One 1911 to rule them all, One 1911 to find them,

    One 1911 to bring them all and with its awesomeness
    bind them; the MC Operator!

  12. Magus

    Magus Deo Vindice

    Jan 24, 2009
    Honestly, any of the 3 you've selected would be a good starting point for the 1911 platform. You'll be fine with any of those.

    Of the 3 though, I'd go for the Springfield Mil-Spec.
  13. jrs93accord


    Jul 10, 2005
    Pensacola, FL
    I am a big proponent of the RIA. It is a fantastic 1911 at an entry level price. That said, with less than $200 between the RIA and the Springfield Mil-Spec, I would get the Mil-Spec. If it was between the RIA and the standard Springfield GI, the RIA would be my choice hands-down.
  14. bac1023


    Sep 26, 2004

  15. trickyvic


    Sep 1, 2006
    Sacramento, CA
  16. SouthpawShootr

    SouthpawShootr NRA Life Member

    Aug 17, 2001
    Chesapeake, Va
    I would do Rock Island. But not the GI, I'd pay a little more and get the Tactical. It's got good sights and other goodies people frequently add. Mine wasn't my first (my first 3 1911s were Colts and I was happy with them), but I like mine alot even though I have a couple of 1911s that cost more than 3 times the Rock Island.
  17. glock360


    Jun 4, 2010
    Norinco, manufactured of some of the finest steels available.
    All milspec except for the grip bushings and screws.

    And not a single MIM part. :thumbsup:
  18. jrs93accord


    Jul 10, 2005
    Pensacola, FL

    Norinco 1911A1s are fantastic guns. These are my two.

    Last edited: Jun 4, 2010
  19. finz50


    Dec 11, 2007
    Middle TN
    What is MIM? A few more questions for you guys recommend buying a "beginner 1911" that I can learn on and sell a year or so down the line and replace with a nicer one (right now I'm liking the Springfield TRP model) maybe in a year.....or just spend the money on one that I can upgrade and just start building it from the ground up? The TRP sounds easier, and like less work when it's all said and done. Thoughts??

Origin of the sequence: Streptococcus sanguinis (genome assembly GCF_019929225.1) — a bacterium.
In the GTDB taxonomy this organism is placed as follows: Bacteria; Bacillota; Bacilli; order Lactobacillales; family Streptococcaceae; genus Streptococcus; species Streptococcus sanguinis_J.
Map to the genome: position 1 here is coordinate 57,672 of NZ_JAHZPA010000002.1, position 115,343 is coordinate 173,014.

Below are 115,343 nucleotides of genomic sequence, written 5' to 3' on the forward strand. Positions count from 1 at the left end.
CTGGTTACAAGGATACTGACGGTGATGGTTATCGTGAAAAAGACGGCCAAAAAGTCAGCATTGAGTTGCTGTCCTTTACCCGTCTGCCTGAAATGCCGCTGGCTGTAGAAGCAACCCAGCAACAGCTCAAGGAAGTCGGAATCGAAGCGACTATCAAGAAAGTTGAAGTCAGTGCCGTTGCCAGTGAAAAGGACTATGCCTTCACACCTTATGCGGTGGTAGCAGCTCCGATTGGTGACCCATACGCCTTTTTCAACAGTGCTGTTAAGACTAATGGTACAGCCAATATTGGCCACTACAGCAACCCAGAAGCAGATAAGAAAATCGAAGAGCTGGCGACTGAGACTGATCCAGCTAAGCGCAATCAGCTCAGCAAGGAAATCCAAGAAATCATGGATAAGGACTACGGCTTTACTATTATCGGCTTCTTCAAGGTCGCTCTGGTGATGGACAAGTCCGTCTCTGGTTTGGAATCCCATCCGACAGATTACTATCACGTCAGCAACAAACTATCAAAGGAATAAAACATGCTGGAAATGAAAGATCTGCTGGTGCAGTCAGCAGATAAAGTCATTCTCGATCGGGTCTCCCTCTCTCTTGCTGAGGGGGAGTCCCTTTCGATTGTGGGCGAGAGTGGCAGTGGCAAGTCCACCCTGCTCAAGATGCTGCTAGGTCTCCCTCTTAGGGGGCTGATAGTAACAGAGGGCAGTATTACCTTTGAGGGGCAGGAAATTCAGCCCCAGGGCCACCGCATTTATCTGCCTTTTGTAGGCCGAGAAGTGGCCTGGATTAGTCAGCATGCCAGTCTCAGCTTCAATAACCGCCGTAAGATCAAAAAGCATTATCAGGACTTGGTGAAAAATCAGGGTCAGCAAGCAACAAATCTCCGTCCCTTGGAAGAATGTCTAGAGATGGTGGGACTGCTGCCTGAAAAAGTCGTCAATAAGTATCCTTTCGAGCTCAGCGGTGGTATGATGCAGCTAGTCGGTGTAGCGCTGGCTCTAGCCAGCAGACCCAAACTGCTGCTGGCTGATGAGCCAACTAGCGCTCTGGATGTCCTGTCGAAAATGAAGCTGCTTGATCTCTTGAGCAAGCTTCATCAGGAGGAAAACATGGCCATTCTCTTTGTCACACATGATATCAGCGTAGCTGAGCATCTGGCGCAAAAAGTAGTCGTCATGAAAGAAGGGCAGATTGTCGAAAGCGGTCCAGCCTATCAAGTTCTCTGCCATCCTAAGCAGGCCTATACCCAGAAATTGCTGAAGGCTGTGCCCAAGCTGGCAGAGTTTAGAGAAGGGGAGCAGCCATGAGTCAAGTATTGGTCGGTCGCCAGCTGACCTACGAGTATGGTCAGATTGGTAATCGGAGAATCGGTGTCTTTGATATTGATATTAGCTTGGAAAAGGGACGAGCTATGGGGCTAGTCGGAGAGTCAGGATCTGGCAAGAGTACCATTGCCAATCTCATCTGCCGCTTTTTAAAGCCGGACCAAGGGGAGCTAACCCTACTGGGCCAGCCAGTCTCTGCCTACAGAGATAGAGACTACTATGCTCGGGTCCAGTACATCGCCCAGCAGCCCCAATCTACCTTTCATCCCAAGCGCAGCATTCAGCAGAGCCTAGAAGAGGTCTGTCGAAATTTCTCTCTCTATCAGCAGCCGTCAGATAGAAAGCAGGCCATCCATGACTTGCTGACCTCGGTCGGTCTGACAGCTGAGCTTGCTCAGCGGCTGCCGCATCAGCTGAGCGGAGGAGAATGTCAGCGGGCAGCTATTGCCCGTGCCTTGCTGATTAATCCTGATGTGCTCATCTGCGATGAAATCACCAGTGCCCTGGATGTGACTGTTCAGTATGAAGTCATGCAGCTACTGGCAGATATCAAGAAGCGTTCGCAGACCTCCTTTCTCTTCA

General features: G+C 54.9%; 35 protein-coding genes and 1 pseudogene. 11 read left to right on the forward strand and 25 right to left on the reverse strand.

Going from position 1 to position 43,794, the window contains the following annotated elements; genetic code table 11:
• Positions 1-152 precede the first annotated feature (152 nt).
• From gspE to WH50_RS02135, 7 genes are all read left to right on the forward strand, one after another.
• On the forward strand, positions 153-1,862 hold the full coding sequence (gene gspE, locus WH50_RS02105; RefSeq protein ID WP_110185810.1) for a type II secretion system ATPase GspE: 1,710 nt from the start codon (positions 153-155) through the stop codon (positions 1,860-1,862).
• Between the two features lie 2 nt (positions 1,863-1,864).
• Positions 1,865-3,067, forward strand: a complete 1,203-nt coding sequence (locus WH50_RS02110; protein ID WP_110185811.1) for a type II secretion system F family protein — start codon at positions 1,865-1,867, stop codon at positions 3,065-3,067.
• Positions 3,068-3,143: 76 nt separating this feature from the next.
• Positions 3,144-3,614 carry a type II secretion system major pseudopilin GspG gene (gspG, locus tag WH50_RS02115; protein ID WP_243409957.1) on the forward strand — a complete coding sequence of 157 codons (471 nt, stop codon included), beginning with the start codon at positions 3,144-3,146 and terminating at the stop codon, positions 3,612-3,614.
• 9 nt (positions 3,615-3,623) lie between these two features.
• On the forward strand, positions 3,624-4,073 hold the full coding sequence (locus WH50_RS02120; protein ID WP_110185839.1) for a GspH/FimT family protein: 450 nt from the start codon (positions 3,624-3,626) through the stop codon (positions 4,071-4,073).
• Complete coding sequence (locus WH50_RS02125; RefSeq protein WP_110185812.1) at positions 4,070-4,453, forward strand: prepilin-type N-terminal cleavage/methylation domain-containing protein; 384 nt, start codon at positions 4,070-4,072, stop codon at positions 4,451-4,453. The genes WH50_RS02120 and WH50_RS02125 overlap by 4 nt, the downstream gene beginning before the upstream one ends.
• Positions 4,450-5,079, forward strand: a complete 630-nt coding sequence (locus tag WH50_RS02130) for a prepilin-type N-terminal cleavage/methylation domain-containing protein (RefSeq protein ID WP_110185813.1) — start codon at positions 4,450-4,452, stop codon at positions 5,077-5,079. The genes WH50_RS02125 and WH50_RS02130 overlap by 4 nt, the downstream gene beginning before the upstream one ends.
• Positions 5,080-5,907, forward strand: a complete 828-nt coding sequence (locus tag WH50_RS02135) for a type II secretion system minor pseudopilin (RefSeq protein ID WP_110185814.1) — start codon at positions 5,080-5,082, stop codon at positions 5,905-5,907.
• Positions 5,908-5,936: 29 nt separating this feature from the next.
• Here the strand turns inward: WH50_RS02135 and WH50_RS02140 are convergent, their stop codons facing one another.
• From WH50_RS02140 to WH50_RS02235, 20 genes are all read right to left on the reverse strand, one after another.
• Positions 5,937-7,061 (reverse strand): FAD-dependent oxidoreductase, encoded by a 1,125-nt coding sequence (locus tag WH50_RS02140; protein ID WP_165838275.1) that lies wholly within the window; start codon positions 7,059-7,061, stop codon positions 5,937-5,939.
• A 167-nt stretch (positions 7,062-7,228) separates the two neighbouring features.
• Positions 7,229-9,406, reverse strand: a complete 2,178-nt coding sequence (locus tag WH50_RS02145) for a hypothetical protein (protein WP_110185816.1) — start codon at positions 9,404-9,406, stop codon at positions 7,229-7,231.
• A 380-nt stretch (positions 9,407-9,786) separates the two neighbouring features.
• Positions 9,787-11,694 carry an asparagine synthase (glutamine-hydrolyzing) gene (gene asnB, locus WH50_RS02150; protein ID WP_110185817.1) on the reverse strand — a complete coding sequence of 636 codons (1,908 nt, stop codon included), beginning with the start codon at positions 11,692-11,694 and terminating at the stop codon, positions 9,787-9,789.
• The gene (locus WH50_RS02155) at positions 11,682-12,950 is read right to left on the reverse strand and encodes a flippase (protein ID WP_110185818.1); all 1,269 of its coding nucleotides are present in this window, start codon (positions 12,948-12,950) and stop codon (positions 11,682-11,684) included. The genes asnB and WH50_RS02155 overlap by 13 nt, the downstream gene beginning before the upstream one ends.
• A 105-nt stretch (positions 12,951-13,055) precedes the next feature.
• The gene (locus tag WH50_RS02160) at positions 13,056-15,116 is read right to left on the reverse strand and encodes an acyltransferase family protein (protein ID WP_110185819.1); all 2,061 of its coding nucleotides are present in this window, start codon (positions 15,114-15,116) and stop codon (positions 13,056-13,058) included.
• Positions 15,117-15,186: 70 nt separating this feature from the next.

20. Hokie1911

    Hokie1911 >

    Dec 26, 2003
    NE Ohio
    Metal injection molding (MIM) is a metalworking process which is used to create small, complex metal parts in high volumes for use in a variety of industries and applications. The MIM process is typically described as the combination of powder metallurgy and the plastic injection molding process. The process was invented in 1973 by Karl Zueger, but was not adopted for manufacturing use until the 1980s. Competing processes include pressed powder sintering, investment casting, turning and machining.

    The process involves combining fine metal powders with plastic binders which allow the metal to be injected into a mold using equipment similar to standard plastic injection molding machines. After the part is molded and before the binders are removed, the part is referred to as a 'green part'. The next step is to remove the binders with solvents and thermal processes. The resultant metal part is sintered at temperatures great enough to bind the particles but not melt the metal.